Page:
The mistake turned out to be with Lovelace. In the fourth step of her program she says that V5 must be divided by V4, while in fact it must be the other way around. A minor mistake for a programmer, but the first bug for humanity.

happened-again-fig2.pngFigure 2: Ada Lovelace's program [6].


The question remains: did we learn anything, or when will we learn?

We are humans and we make mistakes. For programmers this sometimes results in bugs in software that have the potential to be misused or exploited by cybercriminals and hackers. Even with very good update mechanisms in place we are still solving problems which wouldn't have arisen had security by design been used from the beginning. Still, we have our doubts as to whether humanity will ever achieve bug-free and error-free software creation and handling. This is why updating (or patching) will remain very important in the software and online world. We should all try to be better focused to optimize and protect the update processes of all our software in the future.



In the last five years there has been an uptick of fake news. Due to social media on the Internet, news, whether fake or true, spreads rapidly all over the globe. Fake news can be considered successful, harmless, and even funny when it is used, for example for April Fool's Day, but at other times it can cause serious damage – damage to reputations, damage to sales of companies, even damage to fair elections. If we believe certain countries, other nation states have spread false information in order to influence the decision of the voter. But of course, that is nothing new either, although previously we knew it as propaganda – false or misleading information has historically been used to deliberately misinform people. For example, in Germany old footage was shown in cinemas during World War II to support the Nazi Army's claiming of victories when in fact they were losing the war, just to keep up the morale of its soldiers.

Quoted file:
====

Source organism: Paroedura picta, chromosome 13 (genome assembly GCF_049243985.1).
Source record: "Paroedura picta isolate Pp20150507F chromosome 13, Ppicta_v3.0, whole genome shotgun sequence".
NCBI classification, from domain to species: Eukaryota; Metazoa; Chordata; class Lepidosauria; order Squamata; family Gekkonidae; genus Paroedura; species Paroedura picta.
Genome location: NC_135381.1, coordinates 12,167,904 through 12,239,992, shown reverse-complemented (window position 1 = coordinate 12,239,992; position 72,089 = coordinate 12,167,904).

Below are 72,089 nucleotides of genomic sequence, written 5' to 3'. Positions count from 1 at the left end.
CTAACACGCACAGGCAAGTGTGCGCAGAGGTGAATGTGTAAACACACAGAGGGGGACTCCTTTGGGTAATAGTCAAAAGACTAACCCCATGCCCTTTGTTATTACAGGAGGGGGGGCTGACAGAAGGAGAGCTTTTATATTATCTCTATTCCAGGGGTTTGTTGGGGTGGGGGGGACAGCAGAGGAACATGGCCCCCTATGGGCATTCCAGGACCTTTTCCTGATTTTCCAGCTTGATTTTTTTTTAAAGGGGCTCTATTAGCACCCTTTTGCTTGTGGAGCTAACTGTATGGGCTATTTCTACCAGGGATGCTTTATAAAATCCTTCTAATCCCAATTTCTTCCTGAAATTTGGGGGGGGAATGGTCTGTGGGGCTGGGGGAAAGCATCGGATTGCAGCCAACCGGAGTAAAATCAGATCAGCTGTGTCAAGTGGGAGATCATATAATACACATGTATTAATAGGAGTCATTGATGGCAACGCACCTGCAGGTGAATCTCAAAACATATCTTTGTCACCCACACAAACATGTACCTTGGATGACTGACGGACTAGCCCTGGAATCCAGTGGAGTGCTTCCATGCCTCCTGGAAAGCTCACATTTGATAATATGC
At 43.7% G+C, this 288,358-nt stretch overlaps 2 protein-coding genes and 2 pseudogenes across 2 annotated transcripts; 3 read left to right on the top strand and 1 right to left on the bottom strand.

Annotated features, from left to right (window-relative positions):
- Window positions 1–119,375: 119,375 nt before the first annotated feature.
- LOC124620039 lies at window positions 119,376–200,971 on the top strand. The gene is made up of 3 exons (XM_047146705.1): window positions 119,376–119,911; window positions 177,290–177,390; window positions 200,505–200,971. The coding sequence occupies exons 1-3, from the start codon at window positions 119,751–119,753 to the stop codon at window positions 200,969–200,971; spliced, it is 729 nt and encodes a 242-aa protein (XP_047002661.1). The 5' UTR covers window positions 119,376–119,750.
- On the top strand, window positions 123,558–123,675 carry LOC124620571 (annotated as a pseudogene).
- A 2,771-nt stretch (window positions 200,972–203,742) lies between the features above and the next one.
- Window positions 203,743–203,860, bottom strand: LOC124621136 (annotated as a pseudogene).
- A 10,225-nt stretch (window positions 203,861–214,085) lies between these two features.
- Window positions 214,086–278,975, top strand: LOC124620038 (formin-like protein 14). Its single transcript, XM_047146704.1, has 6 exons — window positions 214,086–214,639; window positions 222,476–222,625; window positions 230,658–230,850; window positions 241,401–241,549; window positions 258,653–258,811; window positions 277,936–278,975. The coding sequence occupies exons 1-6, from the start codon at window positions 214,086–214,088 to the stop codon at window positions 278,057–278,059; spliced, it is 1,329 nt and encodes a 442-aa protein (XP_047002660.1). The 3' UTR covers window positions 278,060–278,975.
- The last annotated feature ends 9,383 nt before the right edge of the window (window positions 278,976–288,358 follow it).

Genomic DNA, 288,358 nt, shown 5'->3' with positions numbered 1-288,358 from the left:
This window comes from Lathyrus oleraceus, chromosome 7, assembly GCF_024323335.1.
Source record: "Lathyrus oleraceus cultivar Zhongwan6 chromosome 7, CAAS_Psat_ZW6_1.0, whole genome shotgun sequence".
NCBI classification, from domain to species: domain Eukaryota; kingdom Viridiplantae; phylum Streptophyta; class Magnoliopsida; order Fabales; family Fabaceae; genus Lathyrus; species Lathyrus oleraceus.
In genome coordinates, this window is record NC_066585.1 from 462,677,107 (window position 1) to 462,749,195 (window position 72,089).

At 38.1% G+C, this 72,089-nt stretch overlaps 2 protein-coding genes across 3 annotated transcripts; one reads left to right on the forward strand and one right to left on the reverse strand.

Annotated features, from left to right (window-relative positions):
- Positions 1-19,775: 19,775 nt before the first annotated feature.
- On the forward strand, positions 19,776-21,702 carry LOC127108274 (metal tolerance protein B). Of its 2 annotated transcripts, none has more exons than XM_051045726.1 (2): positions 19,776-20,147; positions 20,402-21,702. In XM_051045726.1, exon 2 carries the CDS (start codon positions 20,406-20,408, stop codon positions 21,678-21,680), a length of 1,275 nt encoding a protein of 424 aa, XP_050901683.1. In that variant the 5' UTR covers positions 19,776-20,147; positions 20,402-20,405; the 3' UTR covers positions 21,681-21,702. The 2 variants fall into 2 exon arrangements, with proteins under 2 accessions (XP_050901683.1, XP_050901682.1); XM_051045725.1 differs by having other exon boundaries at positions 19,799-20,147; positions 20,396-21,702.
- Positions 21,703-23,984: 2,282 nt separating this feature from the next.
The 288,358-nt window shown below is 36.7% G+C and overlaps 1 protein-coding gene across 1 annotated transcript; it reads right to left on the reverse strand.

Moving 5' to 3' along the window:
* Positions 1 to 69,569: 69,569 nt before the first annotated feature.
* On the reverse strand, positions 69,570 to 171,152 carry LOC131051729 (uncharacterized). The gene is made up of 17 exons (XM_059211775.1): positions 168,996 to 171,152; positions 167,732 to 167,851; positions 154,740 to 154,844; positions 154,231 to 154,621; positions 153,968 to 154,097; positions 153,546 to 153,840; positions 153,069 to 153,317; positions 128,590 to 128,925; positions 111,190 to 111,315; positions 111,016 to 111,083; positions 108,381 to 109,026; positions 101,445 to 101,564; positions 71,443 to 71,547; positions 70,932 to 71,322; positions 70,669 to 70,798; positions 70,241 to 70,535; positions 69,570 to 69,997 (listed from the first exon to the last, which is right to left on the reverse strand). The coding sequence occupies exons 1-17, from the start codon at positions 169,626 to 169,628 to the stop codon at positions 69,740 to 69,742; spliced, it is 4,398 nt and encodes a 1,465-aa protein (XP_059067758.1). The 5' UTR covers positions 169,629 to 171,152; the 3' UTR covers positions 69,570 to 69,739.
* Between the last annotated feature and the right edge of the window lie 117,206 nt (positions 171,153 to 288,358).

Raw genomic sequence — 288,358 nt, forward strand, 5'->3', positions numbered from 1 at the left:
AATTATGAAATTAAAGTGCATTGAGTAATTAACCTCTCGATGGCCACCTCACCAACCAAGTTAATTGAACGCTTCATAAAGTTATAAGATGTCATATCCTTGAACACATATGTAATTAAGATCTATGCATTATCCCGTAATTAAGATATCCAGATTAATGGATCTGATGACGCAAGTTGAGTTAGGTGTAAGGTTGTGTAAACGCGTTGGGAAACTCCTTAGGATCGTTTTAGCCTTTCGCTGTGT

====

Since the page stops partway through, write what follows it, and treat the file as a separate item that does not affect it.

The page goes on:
It seems that fake news has always existed, and yet we have still not got used to it. In the cyber era, the phenomenon has only become more widespread and taken on different forms. Recently, the well-known online marketplace Amazon has been 'suffering' from a flood of fake five-star reviews. Consumers trusting the reviews listed with the products will be misled. An experienced Amazon user may be able to spot that the (often) thousands of reviews are all unverified and posted within the last few days, but in reality the high number of five stars and the low(er) price for the item encourages the user to press that 'Buy Now' button. A seller can buy fake reviews cheaply and easily on the Internet (Fake as a Service); the victims are Amazon, the buyer, and the producer of the genuine (safe) item.